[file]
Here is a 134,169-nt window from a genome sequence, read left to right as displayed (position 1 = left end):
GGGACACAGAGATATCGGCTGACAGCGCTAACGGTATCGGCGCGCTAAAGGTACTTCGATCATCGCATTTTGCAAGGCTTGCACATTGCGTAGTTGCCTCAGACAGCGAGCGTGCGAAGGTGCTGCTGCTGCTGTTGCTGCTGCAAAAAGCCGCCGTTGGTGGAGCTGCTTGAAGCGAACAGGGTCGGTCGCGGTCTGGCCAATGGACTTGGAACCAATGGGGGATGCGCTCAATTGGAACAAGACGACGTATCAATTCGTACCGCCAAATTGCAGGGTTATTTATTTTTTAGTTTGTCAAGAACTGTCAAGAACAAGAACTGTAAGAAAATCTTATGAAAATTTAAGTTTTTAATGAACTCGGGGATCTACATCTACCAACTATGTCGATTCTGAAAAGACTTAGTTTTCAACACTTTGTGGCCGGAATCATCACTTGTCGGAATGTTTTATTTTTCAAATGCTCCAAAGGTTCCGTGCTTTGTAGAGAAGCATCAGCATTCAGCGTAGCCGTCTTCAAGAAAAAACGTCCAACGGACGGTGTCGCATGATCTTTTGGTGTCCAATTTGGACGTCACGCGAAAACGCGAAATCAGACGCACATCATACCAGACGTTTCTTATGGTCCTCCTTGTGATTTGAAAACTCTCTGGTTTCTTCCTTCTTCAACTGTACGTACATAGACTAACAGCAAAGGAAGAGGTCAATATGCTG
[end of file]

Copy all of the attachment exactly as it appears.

Here is a 134,169-nt window from a genome sequence, read left to right as displayed (position 1 = left end):
GGGACACAGAGATATCGGCTGACAGCGCTAACGGTATCGGCGCGCTAAAGGTACTTCGATCATCGCATTTTGCAAGGCTTGCACATTGCGTAGTTGCCTCAGACAGCGAGCGTGCGAAGGTGCTGCTGCTGCTGTTGCTGCTGCAAAAAGCCGCCGTTGGTGGAGCTGCTTGAAGCGAACAGGGTCGGTCGCGGTCTGGCCAATGGACTTGGAACCAATGGGGGATGCGCTCAATTGGAACAAGACGACGTATCAATTCGTACCGCCAAATTGCAGGGTTATTTATTTTTTAGTTTGTCAAGAACTGTCAAGAACAAGAACTGTAAGAAAATCTTATGAAAATTTAAGTTTTTAATGAACTCGGGGATCTACATCTACCAACTATGTCGATTCTGAAAAGACTTAGTTTTCAACACTTTGTGGCCGGAATCATCACTTGTCGGAATGTTTTATTTTTCAAATGCTCCAAAGGTTCCGTGCTTTGTAGAGAAGCATCAGCATTCAGCGTAGCCGTCTTCAAGAAAAAACGTCCAACGGACGGTGTCGCATGATCTTTTGGTGTCCAATTTGGACGTCACGCGAAAACGCGAAATCAGACGCACATCATACCAGACGTTTCTTATGGTCCTCCTTGTGATTTGAAAACTCTCTGGTTTCTTCCTTCTTCAACTGTACGTACATAGACTAACAGCAAAGGAAGAGGTCAATATGCTG